this is my body; in opposition to, and distinction from, , "the body of the passover", as the lamb was called (s); meaning not his mystical body the church, of which he is head, though this is one bread, and one body, 1 Corinthians 10:17 but his natural body, and that not properly, as if the bread was really changed into it; for the bread in the supper, after the blessing over it, and thanks given for it, retains its same nature, properties, form, and figure, only is set apart for the use of commemorating the broken body of Christ; and therefore this phrase is to be understood in a figurative sense, that it was a sign and seal of his body; it being broken into pieces represented his wounds, bruises, sufferings, and death; just in such sense as the rock is said to be Christ, in 1 Corinthians 10:4 not that that was really Christ, but was a type and sign of him: which is

broken for you; for though a bone of him was not broken, but inasmuch as his skin and flesh were torn and broken by blows with rods and fists, by whippings and scourgings, by thorns, nails, and spear; and body and soul were torn asunder, or divided from each other by death; and death in Scripture is expressed by "breaking"; see Jeremiah 19:11 his body might be truly said to be broken, and that for his people; not merely to confirm his doctrine, or set an example of patience, or only for their good; but in their room and stead, as their surety and substitute:

this do in remembrance of me; signifying that it was not a passover commemoration, or a remembrance of the Israelites going out of Egypt; which because done in the night, as that was, and following upon the passover, the judaizing Christians among the Corinthians took it to be in remembrance of that; having imbibed that notion which the Jews then had, and still retain, that their deliverance from Egypt will be remembered in the days of the Messiah (t);

"Nyrykzm, "they commemorate" the going out of Egypt in the nights; says R. Eleazer ben Azariah, lo, I am about seventy years of age, and I never was worthy to say, that the going out of Egypt was recited in nights, till Ben Zoma expounded what is said, Deuteronomy 16:3 "that thou mayest remember the day when thou camest forth out of the land of Egypt; all the days of thy life; days of thy life", mean days; "all the days of thy life", nights; but the wise men say, "the days of thy life"; mean this world, and "all the days of thy life" include the days of the Messiah:''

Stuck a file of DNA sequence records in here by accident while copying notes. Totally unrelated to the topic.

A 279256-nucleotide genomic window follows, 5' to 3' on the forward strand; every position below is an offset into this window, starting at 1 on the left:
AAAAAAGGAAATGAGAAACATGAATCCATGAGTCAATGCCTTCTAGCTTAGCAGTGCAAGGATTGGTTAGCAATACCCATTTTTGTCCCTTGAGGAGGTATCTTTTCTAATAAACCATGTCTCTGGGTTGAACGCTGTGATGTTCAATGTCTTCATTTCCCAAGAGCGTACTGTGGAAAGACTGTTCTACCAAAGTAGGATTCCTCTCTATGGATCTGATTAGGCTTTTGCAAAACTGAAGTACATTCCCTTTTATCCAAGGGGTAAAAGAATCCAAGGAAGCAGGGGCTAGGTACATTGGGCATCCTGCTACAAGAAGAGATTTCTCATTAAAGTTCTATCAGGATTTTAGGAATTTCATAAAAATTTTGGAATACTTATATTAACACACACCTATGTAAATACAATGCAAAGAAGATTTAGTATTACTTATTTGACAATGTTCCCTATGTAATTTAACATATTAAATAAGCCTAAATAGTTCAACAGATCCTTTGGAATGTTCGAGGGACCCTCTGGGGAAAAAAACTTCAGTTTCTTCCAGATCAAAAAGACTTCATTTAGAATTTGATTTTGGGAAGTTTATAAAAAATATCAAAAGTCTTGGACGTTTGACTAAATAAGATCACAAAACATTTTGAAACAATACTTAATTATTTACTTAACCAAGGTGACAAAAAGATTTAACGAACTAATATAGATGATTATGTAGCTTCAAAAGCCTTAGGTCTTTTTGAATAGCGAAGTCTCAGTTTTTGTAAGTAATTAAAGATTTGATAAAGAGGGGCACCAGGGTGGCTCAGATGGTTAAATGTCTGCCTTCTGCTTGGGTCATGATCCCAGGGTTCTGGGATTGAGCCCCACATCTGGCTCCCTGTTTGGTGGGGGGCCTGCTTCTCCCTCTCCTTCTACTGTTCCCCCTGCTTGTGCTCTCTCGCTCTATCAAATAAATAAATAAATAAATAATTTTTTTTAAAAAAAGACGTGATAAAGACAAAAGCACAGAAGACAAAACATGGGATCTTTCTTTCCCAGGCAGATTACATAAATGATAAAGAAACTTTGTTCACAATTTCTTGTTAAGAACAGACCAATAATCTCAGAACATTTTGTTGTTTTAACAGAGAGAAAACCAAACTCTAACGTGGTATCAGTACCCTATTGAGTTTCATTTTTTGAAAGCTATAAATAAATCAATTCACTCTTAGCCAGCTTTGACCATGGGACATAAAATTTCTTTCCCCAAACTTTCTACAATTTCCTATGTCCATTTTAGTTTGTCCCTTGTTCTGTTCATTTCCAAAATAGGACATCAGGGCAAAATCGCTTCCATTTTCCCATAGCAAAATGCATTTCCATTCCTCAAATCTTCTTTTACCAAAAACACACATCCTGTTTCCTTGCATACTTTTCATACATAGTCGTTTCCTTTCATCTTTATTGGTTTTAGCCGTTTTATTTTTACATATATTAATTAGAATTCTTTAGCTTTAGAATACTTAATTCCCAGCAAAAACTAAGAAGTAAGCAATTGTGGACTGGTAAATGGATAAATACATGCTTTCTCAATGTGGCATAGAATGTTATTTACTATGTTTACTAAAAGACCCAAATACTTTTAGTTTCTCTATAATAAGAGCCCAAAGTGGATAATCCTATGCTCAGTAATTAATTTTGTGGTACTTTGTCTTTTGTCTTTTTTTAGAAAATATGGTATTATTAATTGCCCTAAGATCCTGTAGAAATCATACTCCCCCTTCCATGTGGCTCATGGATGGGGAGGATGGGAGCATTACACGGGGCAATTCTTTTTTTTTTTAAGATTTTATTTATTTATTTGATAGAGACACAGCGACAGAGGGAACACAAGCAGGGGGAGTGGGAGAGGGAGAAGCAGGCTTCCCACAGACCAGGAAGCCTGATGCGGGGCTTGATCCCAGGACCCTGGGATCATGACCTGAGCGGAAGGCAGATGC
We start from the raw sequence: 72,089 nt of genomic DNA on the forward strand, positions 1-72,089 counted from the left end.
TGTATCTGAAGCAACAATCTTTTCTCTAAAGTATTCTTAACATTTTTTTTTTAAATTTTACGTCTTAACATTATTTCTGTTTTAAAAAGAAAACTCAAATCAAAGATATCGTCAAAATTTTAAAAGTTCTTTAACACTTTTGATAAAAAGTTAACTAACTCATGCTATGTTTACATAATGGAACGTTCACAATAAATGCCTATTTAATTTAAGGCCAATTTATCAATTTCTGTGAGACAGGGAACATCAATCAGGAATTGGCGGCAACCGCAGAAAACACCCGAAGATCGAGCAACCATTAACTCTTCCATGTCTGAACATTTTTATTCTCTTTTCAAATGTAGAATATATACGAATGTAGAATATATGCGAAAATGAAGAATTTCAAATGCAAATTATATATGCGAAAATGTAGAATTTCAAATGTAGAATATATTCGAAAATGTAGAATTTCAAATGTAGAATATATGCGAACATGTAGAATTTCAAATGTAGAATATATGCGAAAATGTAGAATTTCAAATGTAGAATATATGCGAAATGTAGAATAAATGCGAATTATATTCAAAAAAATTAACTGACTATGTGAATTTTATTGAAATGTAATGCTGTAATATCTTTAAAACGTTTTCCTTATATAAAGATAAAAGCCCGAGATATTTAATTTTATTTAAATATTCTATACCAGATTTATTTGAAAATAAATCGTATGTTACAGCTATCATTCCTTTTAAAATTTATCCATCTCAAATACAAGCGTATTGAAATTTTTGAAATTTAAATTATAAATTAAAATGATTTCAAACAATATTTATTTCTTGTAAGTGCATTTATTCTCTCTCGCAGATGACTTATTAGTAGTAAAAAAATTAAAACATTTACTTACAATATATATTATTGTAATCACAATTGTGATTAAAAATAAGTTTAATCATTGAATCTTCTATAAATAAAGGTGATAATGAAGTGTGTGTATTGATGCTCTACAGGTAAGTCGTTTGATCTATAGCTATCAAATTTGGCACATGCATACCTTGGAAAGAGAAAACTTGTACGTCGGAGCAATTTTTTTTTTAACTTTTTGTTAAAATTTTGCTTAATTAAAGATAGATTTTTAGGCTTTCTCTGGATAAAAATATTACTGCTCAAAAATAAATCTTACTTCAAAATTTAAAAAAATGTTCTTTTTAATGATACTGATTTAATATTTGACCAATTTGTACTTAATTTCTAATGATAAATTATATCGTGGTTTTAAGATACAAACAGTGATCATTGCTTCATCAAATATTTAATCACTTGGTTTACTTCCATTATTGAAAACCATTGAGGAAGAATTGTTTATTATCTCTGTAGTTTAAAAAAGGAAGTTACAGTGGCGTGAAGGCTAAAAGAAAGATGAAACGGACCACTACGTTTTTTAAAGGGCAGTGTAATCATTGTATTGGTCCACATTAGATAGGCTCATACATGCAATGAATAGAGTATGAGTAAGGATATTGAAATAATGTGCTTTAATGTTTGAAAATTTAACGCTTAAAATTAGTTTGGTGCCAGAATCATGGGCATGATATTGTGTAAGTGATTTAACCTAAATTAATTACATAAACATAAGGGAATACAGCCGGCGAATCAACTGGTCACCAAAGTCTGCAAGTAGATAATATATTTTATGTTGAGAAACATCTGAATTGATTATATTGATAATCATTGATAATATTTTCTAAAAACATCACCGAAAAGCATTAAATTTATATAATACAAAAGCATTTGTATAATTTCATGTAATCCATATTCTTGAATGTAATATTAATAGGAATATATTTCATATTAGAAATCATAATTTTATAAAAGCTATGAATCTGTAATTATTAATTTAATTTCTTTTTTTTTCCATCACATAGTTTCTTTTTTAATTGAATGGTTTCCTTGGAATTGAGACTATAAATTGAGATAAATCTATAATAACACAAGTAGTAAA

now the apostle mentions these words of our Lord, to show that the design of the institution of this ordinance of the supper was not in commemoration of the deliverance of the Jews out of Egypt; but it was in remembrance of himself, of what he did and suffered on the behalf of his people: particularly the eating of the bread was intended to bring to remembrance how the body of Christ was wounded, bruised, and broken for them; how he bore their sins in his own body on the tree, and suffered, and made satisfaction for them; and which was spiritual food for their faith when they reflected on it, and could not fail of bringing to their remembrance the love of Christ in all, when this was the case.

(r) Misn. Beracot, c. 6. sect. 5, 6. (s) Misn. Pesachim, c. 10. sect. 3.((t) Misn. Beracot, c. 1. sect. 5.

And when he had given thanks, he brake it, and said, Take, eat: this is my body, which is {i} broken for you: this do in remembrance of me.

(i) This word broken denotes to us the manner of Christ's death, for although his legs were not broken, as the thieves legs were, yet his body was very severely tormented, and torn, and bruised.

1 Corinthians 11:24. Τοῦτό μου ἐστὶ τὸ σῶμα] This is my body (the body of me). The emphasis lies not on the enclitic μου, but on τὸ σῶμα. See, further, on Matthew 26:26, and see Keim (in the Jahrb. für Deutsch. Theol. 1859, p. 73), as against Ströbel (in Rudelbach’s Zeitschr. 1854, pp. 598, 602 ff.), who would have τοῦτο not to refer to the broken bread at all, but to point forward to what is to be designated by the predicate. This τοῦτο can mean nothing else whatever but: this broken bread here, which again necessitates our taking ἐστί as the copula of the symbolic “being.”

Otherwise the identity of the subject and predicate here expressed would be, alike for the speaker and the hearers, an impossible conception; the body of the Lord was still alive, and His death, which answered to the breaking of the bread, was yet in the future. When we come, therefore, to define ἐστί more precisely in connection with that first celebration of the Supper, it is to be taken as “being” in the sense of proleptic symbolism; and thereby the very possibility of the Lutheran synecdoche (upon which even Mehring falls back, in the Luther. Zeitschrift, 1867, p. 82) is done away.